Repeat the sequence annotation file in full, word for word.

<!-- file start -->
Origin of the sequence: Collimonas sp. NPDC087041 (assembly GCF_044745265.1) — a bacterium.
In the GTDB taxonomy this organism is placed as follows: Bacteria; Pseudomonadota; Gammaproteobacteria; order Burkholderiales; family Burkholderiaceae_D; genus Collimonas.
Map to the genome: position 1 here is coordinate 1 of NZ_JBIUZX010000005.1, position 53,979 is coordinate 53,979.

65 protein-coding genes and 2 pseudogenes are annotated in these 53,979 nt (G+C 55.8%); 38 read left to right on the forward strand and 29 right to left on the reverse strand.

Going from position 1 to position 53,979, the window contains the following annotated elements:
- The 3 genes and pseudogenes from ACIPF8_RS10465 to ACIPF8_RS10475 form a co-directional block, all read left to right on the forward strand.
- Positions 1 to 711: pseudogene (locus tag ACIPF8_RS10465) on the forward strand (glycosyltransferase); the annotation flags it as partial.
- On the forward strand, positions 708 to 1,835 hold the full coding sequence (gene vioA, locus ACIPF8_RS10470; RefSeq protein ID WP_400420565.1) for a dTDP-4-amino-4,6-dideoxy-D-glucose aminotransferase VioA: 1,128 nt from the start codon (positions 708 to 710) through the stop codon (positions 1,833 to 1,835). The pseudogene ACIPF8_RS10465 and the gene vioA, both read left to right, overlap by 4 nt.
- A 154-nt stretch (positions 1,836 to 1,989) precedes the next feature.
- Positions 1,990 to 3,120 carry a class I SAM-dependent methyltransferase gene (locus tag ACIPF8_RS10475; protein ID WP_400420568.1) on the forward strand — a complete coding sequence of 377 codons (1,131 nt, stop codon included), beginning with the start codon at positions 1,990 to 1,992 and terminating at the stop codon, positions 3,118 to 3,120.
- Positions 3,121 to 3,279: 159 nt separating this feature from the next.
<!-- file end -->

Origin of the sequence: Collimonas sp. NPDC087041 (assembly GCF_044745265.1) — a bacterium.
In the GTDB taxonomy this organism is placed as follows: Bacteria; Pseudomonadota; Gammaproteobacteria; order Burkholderiales; family Burkholderiaceae_D; genus Collimonas.
Map to the genome: position 1 here is coordinate 1 of NZ_JBIUZX010000005.1, position 53,979 is coordinate 53,979.

65 protein-coding genes and 2 pseudogenes are annotated in these 53,979 nt (G+C 55.8%); 38 read left to right on the forward strand and 29 right to left on the reverse strand.

Going from position 1 to position 53,979, the window contains the following annotated elements:
- The 3 genes and pseudogenes from ACIPF8_RS10465 to ACIPF8_RS10475 form a co-directional block, all read left to right on the forward strand.
- Positions 1 to 711: pseudogene (locus tag ACIPF8_RS10465) on the forward strand (glycosyltransferase); the annotation flags it as partial.
- On the forward strand, positions 708 to 1,835 hold the full coding sequence (gene vioA, locus ACIPF8_RS10470; RefSeq protein ID WP_400420565.1) for a dTDP-4-amino-4,6-dideoxy-D-glucose aminotransferase VioA: 1,128 nt from the start codon (positions 708 to 710) through the stop codon (positions 1,833 to 1,835). The pseudogene ACIPF8_RS10465 and the gene vioA, both read left to right, overlap by 4 nt.
- A 154-nt stretch (positions 1,836 to 1,989) precedes the next feature.
- Positions 1,990 to 3,120 carry a class I SAM-dependent methyltransferase gene (locus tag ACIPF8_RS10475; protein ID WP_400420568.1) on the forward strand — a complete coding sequence of 377 codons (1,131 nt, stop codon included), beginning with the start codon at positions 1,990 to 1,992 and terminating at the stop codon, positions 3,118 to 3,120.
- Positions 3,121 to 3,279: 159 nt separating this feature from the next.